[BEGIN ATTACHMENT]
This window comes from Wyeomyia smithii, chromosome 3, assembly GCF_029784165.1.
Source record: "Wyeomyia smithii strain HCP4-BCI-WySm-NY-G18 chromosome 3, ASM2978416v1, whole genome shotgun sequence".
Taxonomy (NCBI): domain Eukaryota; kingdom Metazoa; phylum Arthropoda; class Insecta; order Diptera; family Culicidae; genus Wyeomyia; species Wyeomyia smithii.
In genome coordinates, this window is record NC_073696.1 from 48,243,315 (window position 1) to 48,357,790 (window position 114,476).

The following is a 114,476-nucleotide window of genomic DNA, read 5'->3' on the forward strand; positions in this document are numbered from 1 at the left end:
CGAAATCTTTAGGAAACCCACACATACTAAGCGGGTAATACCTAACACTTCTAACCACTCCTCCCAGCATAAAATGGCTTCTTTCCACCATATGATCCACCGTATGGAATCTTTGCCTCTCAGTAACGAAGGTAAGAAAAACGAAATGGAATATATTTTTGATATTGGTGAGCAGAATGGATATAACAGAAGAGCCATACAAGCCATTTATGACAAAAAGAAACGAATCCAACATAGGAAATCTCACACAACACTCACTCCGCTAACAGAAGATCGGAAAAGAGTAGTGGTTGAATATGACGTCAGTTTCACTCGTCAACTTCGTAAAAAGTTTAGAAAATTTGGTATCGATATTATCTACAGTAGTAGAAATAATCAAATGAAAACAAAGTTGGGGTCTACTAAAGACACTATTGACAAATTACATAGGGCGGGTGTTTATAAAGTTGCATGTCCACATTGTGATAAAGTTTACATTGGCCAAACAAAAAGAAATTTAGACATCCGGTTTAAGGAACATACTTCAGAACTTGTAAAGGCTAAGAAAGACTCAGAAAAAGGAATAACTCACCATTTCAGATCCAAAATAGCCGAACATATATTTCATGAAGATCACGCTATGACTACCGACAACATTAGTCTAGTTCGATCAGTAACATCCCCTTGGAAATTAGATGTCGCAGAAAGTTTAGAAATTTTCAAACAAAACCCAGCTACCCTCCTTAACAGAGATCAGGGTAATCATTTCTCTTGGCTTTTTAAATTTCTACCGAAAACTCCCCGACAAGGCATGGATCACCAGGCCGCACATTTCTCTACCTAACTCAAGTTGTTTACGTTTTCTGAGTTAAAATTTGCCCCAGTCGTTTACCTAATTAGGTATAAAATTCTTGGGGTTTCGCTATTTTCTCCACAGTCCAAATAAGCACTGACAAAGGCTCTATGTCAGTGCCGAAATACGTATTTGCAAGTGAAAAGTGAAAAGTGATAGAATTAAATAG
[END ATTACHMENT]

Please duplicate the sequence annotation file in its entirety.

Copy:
This window comes from Wyeomyia smithii, chromosome 3, assembly GCF_029784165.1.
Source record: "Wyeomyia smithii strain HCP4-BCI-WySm-NY-G18 chromosome 3, ASM2978416v1, whole genome shotgun sequence".
Taxonomy (NCBI): domain Eukaryota; kingdom Metazoa; phylum Arthropoda; class Insecta; order Diptera; family Culicidae; genus Wyeomyia; species Wyeomyia smithii.
In genome coordinates, this window is record NC_073696.1 from 48,243,315 (window position 1) to 48,357,790 (window position 114,476).

The following is a 114,476-nucleotide window of genomic DNA, read 5'->3' on the forward strand; positions in this document are numbered from 1 at the left end:
CGAAATCTTTAGGAAACCCACACATACTAAGCGGGTAATACCTAACACTTCTAACCACTCCTCCCAGCATAAAATGGCTTCTTTCCACCATATGATCCACCGTATGGAATCTTTGCCTCTCAGTAACGAAGGTAAGAAAAACGAAATGGAATATATTTTTGATATTGGTGAGCAGAATGGATATAACAGAAGAGCCATACAAGCCATTTATGACAAAAAGAAACGAATCCAACATAGGAAATCTCACACAACACTCACTCCGCTAACAGAAGATCGGAAAAGAGTAGTGGTTGAATATGACGTCAGTTTCACTCGTCAACTTCGTAAAAAGTTTAGAAAATTTGGTATCGATATTATCTACAGTAGTAGAAATAATCAAATGAAAACAAAGTTGGGGTCTACTAAAGACACTATTGACAAATTACATAGGGCGGGTGTTTATAAAGTTGCATGTCCACATTGTGATAAAGTTTACATTGGCCAAACAAAAAGAAATTTAGACATCCGGTTTAAGGAACATACTTCAGAACTTGTAAAGGCTAAGAAAGACTCAGAAAAAGGAATAACTCACCATTTCAGATCCAAAATAGCCGAACATATATTTCATGAAGATCACGCTATGACTACCGACAACATTAGTCTAGTTCGATCAGTAACATCCCCTTGGAAATTAGATGTCGCAGAAAGTTTAGAAATTTTCAAACAAAACCCAGCTACCCTCCTTAACAGAGATCAGGGTAATCATTTCTCTTGGCTTTTTAAATTTCTACCGAAAACTCCCCGACAAGGCATGGATCACCAGGCCGCACATTTCTCTACCTAACTCAAGTTGTTTACGTTTTCTGAGTTAAAATTTGCCCCAGTCGTTTACCTAATTAGGTATAAAATTCTTGGGGTTTCGCTATTTTCTCCACAGTCCAAATAAGCACTGACAAAGGCTCTATGTCAGTGCCGAAATACGTATTTGCAAGTGAAAAGTGAAAAGTGATAGAATTAAATAG